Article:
LITTLE Mary Seaton has come to spend the afternoon with her twin cousins Paul and Pearl Terrill, and a happy time they are having. Mamma has let them take the umbrella, which, with a shawl, they have made into a playhouse.  Paul is the coachman, and he has just come to tell them that the carriage is ready for them to take a ride. This carriage, by the way, is a large box, and the horses are two chairs harnessed together; but Paul cracks his whip, speaks to his horses, and fine rides they all have. But now Pearl tells Paul that May is taken very sick, and that they cannot go for a ride, but that he must go at once for the doctor.

Now all this is make-believe-so, but these little people enjoy it very much. And, indeed, by "playing it is so," they almost imagine that it really is, and so their play becomes earnest to them.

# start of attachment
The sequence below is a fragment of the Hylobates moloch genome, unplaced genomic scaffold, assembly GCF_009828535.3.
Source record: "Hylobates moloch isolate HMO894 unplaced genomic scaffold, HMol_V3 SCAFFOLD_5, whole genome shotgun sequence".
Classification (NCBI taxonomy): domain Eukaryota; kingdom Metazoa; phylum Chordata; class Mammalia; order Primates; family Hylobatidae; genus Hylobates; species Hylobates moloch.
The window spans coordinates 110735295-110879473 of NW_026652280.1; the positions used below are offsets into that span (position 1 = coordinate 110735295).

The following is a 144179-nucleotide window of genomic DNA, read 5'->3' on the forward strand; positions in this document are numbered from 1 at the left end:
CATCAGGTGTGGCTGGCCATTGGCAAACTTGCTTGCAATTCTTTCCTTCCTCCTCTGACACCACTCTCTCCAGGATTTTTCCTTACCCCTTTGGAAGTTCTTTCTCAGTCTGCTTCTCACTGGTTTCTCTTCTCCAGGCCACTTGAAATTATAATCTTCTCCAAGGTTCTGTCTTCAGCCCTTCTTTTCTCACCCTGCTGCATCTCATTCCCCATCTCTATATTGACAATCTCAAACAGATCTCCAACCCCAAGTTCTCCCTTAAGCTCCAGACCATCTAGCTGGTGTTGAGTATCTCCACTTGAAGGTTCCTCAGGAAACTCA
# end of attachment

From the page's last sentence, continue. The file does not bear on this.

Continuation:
We remember reading, not long since, of two little girls who never had any playthings because their parents were too poor to buy them. One night their papa brought them a basket of blocks from a house that was building near where he worked. Oh, how nice they were! The girls played that these pieces of wood were houses, and horses, and men, indeed, we cannot begin to tell the shapes, and names that these blocks took in the minds of these little players. How much happiness they got out of these pieces of wood by simply "playing it is so!" Little friends, learn from this to try to make the most of what you have, and be happy.

 V. A. M.